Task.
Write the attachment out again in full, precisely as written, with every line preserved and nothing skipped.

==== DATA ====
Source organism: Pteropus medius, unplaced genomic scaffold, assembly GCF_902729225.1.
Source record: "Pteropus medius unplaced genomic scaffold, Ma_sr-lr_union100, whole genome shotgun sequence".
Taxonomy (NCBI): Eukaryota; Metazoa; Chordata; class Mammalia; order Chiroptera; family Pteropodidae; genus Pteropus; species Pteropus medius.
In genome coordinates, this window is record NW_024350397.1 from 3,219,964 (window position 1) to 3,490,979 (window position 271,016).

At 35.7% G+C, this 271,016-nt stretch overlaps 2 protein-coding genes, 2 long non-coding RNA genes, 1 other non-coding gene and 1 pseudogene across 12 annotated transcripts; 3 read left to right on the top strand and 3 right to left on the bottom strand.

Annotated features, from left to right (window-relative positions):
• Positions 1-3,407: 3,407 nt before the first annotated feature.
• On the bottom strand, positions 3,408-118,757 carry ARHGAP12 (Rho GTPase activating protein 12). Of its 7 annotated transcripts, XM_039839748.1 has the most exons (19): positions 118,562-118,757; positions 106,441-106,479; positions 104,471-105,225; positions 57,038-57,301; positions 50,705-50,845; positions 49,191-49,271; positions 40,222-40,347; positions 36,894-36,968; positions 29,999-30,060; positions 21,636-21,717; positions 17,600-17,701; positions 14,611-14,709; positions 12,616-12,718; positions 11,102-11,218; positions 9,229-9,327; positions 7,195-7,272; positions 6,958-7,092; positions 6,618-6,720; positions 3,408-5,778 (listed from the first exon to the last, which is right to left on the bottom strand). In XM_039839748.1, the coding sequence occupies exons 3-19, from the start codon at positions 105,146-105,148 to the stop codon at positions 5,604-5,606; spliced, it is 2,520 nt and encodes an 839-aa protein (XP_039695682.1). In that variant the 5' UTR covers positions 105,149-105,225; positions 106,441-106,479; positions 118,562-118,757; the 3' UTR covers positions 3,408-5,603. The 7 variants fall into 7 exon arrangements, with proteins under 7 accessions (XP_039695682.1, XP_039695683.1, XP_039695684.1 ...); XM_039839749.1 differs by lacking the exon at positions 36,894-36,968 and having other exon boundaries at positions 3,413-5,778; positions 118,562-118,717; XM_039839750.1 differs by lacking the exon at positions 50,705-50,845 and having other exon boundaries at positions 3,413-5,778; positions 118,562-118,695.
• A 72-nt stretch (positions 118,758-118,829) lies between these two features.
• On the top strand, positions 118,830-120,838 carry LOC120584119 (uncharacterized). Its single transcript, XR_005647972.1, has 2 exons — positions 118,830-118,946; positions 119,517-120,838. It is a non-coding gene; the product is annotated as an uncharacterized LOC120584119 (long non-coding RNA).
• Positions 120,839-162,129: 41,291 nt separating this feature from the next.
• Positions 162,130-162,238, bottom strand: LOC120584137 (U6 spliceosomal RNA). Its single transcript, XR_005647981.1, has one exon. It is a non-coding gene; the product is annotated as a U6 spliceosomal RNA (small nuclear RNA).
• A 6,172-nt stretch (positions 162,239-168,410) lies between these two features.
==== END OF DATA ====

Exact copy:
Source organism: Pteropus medius, unplaced genomic scaffold, assembly GCF_902729225.1.
Source record: "Pteropus medius unplaced genomic scaffold, Ma_sr-lr_union100, whole genome shotgun sequence".
Taxonomy (NCBI): Eukaryota; Metazoa; Chordata; class Mammalia; order Chiroptera; family Pteropodidae; genus Pteropus; species Pteropus medius.
In genome coordinates, this window is record NW_024350397.1 from 3,219,964 (window position 1) to 3,490,979 (window position 271,016).

At 35.7% G+C, this 271,016-nt stretch overlaps 2 protein-coding genes, 2 long non-coding RNA genes, 1 other non-coding gene and 1 pseudogene across 12 annotated transcripts; 3 read left to right on the top strand and 3 right to left on the bottom strand.

Annotated features, from left to right (window-relative positions):
• Positions 1-3,407: 3,407 nt before the first annotated feature.
• On the bottom strand, positions 3,408-118,757 carry ARHGAP12 (Rho GTPase activating protein 12). Of its 7 annotated transcripts, XM_039839748.1 has the most exons (19): positions 118,562-118,757; positions 106,441-106,479; positions 104,471-105,225; positions 57,038-57,301; positions 50,705-50,845; positions 49,191-49,271; positions 40,222-40,347; positions 36,894-36,968; positions 29,999-30,060; positions 21,636-21,717; positions 17,600-17,701; positions 14,611-14,709; positions 12,616-12,718; positions 11,102-11,218; positions 9,229-9,327; positions 7,195-7,272; positions 6,958-7,092; positions 6,618-6,720; positions 3,408-5,778 (listed from the first exon to the last, which is right to left on the bottom strand). In XM_039839748.1, the coding sequence occupies exons 3-19, from the start codon at positions 105,146-105,148 to the stop codon at positions 5,604-5,606; spliced, it is 2,520 nt and encodes an 839-aa protein (XP_039695682.1). In that variant the 5' UTR covers positions 105,149-105,225; positions 106,441-106,479; positions 118,562-118,757; the 3' UTR covers positions 3,408-5,603. The 7 variants fall into 7 exon arrangements, with proteins under 7 accessions (XP_039695682.1, XP_039695683.1, XP_039695684.1 ...); XM_039839749.1 differs by lacking the exon at positions 36,894-36,968 and having other exon boundaries at positions 3,413-5,778; positions 118,562-118,717; XM_039839750.1 differs by lacking the exon at positions 50,705-50,845 and having other exon boundaries at positions 3,413-5,778; positions 118,562-118,695.
• A 72-nt stretch (positions 118,758-118,829) lies between these two features.
• On the top strand, positions 118,830-120,838 carry LOC120584119 (uncharacterized). Its single transcript, XR_005647972.1, has 2 exons — positions 118,830-118,946; positions 119,517-120,838. It is a non-coding gene; the product is annotated as an uncharacterized LOC120584119 (long non-coding RNA).
• Positions 120,839-162,129: 41,291 nt separating this feature from the next.
• Positions 162,130-162,238, bottom strand: LOC120584137 (U6 spliceosomal RNA). Its single transcript, XR_005647981.1, has one exon. It is a non-coding gene; the product is annotated as a U6 spliceosomal RNA (small nuclear RNA).
• A 6,172-nt stretch (positions 162,239-168,410) lies between these two features.